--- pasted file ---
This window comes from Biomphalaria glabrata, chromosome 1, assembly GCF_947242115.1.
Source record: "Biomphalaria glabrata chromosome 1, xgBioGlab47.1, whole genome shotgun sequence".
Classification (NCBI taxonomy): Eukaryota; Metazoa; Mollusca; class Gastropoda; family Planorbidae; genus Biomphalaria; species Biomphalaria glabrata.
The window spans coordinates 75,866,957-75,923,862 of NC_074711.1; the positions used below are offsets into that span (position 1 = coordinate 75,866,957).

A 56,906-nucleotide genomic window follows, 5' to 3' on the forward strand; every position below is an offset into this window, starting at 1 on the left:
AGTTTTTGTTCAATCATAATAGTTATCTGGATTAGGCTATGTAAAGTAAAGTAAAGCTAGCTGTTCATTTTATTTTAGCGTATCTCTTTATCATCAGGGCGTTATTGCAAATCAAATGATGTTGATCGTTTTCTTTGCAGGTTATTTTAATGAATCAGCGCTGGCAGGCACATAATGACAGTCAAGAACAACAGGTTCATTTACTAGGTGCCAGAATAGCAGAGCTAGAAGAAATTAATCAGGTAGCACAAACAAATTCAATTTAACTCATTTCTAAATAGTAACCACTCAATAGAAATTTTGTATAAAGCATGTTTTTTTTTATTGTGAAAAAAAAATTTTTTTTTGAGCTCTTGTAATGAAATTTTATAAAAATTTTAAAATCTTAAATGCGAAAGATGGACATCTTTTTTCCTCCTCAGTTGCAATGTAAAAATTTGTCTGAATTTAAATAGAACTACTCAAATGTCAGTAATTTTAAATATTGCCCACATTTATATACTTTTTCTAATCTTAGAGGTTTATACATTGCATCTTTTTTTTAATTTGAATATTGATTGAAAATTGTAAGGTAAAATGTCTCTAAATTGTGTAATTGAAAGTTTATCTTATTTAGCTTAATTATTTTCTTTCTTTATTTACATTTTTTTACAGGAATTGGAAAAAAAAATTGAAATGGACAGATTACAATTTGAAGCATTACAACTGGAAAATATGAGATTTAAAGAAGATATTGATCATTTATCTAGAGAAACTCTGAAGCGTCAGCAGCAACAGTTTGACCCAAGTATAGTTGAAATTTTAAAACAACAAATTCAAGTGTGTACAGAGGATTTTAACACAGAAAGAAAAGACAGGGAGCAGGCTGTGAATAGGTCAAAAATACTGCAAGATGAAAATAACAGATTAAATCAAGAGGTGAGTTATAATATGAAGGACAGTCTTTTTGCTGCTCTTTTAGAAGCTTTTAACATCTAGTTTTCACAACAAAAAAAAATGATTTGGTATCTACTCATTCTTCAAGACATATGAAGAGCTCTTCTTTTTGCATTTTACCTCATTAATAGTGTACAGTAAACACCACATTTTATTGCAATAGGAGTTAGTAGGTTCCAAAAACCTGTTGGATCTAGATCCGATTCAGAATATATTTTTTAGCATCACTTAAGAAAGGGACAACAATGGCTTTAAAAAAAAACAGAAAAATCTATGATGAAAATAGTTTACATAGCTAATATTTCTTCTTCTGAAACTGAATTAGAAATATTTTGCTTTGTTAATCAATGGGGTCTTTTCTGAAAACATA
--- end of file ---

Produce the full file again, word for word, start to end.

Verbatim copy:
This window comes from Biomphalaria glabrata, chromosome 1, assembly GCF_947242115.1.
Source record: "Biomphalaria glabrata chromosome 1, xgBioGlab47.1, whole genome shotgun sequence".
Classification (NCBI taxonomy): Eukaryota; Metazoa; Mollusca; class Gastropoda; family Planorbidae; genus Biomphalaria; species Biomphalaria glabrata.
The window spans coordinates 75,866,957-75,923,862 of NC_074711.1; the positions used below are offsets into that span (position 1 = coordinate 75,866,957).

A 56,906-nucleotide genomic window follows, 5' to 3' on the forward strand; every position below is an offset into this window, starting at 1 on the left:
AGTTTTTGTTCAATCATAATAGTTATCTGGATTAGGCTATGTAAAGTAAAGTAAAGCTAGCTGTTCATTTTATTTTAGCGTATCTCTTTATCATCAGGGCGTTATTGCAAATCAAATGATGTTGATCGTTTTCTTTGCAGGTTATTTTAATGAATCAGCGCTGGCAGGCACATAATGACAGTCAAGAACAACAGGTTCATTTACTAGGTGCCAGAATAGCAGAGCTAGAAGAAATTAATCAGGTAGCACAAACAAATTCAATTTAACTCATTTCTAAATAGTAACCACTCAATAGAAATTTTGTATAAAGCATGTTTTTTTTTATTGTGAAAAAAAAATTTTTTTTTGAGCTCTTGTAATGAAATTTTATAAAAATTTTAAAATCTTAAATGCGAAAGATGGACATCTTTTTTCCTCCTCAGTTGCAATGTAAAAATTTGTCTGAATTTAAATAGAACTACTCAAATGTCAGTAATTTTAAATATTGCCCACATTTATATACTTTTTCTAATCTTAGAGGTTTATACATTGCATCTTTTTTTTAATTTGAATATTGATTGAAAATTGTAAGGTAAAATGTCTCTAAATTGTGTAATTGAAAGTTTATCTTATTTAGCTTAATTATTTTCTTTCTTTATTTACATTTTTTTACAGGAATTGGAAAAAAAAATTGAAATGGACAGATTACAATTTGAAGCATTACAACTGGAAAATATGAGATTTAAAGAAGATATTGATCATTTATCTAGAGAAACTCTGAAGCGTCAGCAGCAACAGTTTGACCCAAGTATAGTTGAAATTTTAAAACAACAAATTCAAGTGTGTACAGAGGATTTTAACACAGAAAGAAAAGACAGGGAGCAGGCTGTGAATAGGTCAAAAATACTGCAAGATGAAAATAACAGATTAAATCAAGAGGTGAGTTATAATATGAAGGACAGTCTTTTTGCTGCTCTTTTAGAAGCTTTTAACATCTAGTTTTCACAACAAAAAAAAATGATTTGGTATCTACTCATTCTTCAAGACATATGAAGAGCTCTTCTTTTTGCATTTTACCTCATTAATAGTGTACAGTAAACACCACATTTTATTGCAATAGGAGTTAGTAGGTTCCAAAAACCTGTTGGATCTAGATCCGATTCAGAATATATTTTTTAGCATCACTTAAGAAAGGGACAACAATGGCTTTAAAAAAAAACAGAAAAATCTATGATGAAAATAGTTTACATAGCTAATATTTCTTCTTCTGAAACTGAATTAGAAATATTTTGCTTTGTTAATCAATGGGGTCTTTTCTGAAAACATA